Sacroiliac joint injuries are one of the most common causes of lower back pain. When there is a problem with the sacroiliac joint, it can cause pain in the lower back, buttocks, hip and thigh. This blog will describe the sacroiliac joint, how it can become injured and symptoms associated with sacroiliac joint problems.
The sacroiliac joint connects the pelvis to the spinal column.
The function of the sacroiliac joint
The two sacroiliac joints (SIJ) are located at the base of the spine, between each side of the sacrum and the ilium. The SIJ is an unusual joint in comparison to other large joints in the body, because they have very little movement, 2-3mm. Its function is to act like a shock absorber within the pelvis, transmitting force between our legs and spine as we move. I consider the SIJ to be similar to the foundations of a building, which are designed to absorb force, distribute weight evenly and prevent long-term structural problems.
The sacroiliac joint is surrounded by some of the most powerful muscles in the body, although none of these muscles directly influence joint movement.
What can cause the sacroiliac joint to become painful?
The SIJ is surrounded by numerous strong ligaments, which guide and limit movement within pelvis. These ligaments can become torn/sprained following trauma such as; a road traffic collision, fall or during actions such as lifting or running. Injury to the SIJ ligaments can cause too much or too little movement within the joint, altering its ability to function as a dual-shock absorber, placing increased strain upon surrounding joints, such as the spine, hip, knee and foot.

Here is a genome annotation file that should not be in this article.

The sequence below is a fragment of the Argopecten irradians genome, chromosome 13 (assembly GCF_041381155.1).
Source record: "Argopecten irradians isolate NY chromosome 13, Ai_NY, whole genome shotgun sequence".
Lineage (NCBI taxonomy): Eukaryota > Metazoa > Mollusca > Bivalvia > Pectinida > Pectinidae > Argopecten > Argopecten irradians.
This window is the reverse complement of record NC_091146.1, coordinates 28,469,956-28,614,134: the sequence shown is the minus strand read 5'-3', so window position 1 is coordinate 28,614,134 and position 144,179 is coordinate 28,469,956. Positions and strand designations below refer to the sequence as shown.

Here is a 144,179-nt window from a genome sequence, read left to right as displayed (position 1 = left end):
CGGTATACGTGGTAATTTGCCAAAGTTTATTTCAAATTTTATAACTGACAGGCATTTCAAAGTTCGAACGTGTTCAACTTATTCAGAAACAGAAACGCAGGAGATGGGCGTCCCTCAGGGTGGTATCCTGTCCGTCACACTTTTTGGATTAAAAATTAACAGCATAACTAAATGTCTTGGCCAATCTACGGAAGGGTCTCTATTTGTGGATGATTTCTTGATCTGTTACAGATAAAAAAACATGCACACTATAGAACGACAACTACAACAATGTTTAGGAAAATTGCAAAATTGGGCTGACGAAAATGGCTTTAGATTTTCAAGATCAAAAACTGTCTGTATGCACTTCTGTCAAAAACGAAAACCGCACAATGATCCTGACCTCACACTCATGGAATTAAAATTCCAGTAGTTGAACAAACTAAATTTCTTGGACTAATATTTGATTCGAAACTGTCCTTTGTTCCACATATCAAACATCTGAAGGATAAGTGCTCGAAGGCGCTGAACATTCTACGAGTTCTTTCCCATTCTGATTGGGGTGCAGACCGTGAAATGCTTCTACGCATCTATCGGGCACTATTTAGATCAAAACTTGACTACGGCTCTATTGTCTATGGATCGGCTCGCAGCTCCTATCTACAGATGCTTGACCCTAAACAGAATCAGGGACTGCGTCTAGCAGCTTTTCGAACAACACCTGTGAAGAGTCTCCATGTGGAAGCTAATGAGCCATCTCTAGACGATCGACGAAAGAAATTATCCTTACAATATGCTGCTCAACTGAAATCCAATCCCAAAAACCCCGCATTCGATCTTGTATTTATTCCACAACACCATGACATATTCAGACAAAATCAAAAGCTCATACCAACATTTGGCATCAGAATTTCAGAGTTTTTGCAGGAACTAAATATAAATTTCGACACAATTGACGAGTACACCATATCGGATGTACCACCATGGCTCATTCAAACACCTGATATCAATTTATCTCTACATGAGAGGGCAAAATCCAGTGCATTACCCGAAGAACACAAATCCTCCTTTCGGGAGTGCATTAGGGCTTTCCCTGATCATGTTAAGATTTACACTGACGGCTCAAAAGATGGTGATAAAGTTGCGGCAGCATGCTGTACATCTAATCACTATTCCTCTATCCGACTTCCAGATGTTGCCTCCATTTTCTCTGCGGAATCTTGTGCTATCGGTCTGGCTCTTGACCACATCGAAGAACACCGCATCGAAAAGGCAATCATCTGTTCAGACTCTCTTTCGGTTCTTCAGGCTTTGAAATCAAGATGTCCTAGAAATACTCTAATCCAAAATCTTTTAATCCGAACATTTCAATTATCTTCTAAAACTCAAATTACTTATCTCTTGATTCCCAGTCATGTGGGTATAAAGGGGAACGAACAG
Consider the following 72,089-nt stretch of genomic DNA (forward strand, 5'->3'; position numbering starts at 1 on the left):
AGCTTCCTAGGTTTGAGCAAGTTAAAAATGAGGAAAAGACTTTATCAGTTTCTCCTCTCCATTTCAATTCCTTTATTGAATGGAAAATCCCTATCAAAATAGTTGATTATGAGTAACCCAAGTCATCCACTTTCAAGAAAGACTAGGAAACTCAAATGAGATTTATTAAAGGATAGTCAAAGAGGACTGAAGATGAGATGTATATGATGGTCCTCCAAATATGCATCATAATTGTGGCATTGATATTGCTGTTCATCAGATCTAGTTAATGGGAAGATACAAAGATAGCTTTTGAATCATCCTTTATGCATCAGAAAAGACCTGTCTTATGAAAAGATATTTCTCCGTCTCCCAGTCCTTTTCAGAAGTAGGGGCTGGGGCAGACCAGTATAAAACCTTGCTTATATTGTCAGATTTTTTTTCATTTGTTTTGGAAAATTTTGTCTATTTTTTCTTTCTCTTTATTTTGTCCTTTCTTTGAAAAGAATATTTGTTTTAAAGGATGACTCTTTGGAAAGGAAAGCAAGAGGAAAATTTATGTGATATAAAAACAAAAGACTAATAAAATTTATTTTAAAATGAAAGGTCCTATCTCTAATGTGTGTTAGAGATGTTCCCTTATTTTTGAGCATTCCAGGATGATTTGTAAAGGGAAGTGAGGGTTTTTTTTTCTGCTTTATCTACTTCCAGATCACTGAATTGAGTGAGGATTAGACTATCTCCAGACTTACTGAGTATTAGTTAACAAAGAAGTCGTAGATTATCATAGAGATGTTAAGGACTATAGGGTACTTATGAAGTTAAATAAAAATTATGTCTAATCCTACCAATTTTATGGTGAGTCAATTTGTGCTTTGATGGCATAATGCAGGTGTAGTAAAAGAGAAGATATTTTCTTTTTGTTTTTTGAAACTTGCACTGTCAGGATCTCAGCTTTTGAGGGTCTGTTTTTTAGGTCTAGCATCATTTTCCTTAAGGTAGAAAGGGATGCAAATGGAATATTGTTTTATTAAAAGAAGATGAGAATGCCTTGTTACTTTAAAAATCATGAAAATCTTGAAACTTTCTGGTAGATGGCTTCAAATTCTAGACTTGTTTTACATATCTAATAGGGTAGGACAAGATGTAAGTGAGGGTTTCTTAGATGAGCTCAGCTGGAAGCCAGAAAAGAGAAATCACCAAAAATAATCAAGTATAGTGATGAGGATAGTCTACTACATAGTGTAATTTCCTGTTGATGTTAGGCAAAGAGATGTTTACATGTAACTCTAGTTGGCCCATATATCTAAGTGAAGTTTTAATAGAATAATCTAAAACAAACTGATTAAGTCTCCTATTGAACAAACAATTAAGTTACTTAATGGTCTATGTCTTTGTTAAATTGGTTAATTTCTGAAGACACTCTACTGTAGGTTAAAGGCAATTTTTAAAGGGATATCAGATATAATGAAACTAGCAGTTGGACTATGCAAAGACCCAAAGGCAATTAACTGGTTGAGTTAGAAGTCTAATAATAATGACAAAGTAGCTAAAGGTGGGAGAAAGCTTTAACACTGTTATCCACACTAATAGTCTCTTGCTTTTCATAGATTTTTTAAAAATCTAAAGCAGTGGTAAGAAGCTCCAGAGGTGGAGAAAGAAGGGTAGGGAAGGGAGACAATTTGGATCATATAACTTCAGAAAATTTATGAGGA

Between 50 – 80% of women experience back pain during pregnancy.
Sacroiliac joint pain during pregnancy
Pregnant women have an increased chance of developing SIJ problems. During pregnancy a hormone called relaxin is released within the body, causing ligaments around the pelvis to stretch, this increases the size of the birthing canal in preparation for childbirth. The stretched ligaments can alter joint movement within the pelvis, causing inflammation and pain. Pelvic pain can also develop or continue after childbirth, because the relaxin hormone continues to be produced during breastfeeding. Pain can also occur post-partum as the body begins to return to its pre-pregnancy shape.
Symptoms of sacroiliac joint problems
Pain from the sacroiliac joint can be felt in different areas of the body. Symptoms within each individual patient are different and may include:
- Lower back pain specific to one side of the back just above the buttocks or in a band across the whole lower back.
- Buttock Pain.
- Hip pain.
- Thigh pain.
- Sciatica type symptoms.
- Sacroiliac joint pain can feel like a dull ache or can be sometimes sharp.
I consider the SIJ to be a key joint within body. During my career I have worked with men and women, of all ages, professions and body shapes who have SIJ problems. Altered motion in the SIJ can cause joint compensation in other areas of the body, predisposing other injuries. I have been trained to differentiate between conditions that can cause pain in and around the pelvis, spine, hip, knee, and foot. I do this by discussing your symptoms, medical history, observing the way you move and by performing orthopaedic tests. This process allows me to diagnose and treat the cause of your pain and not just the symptoms.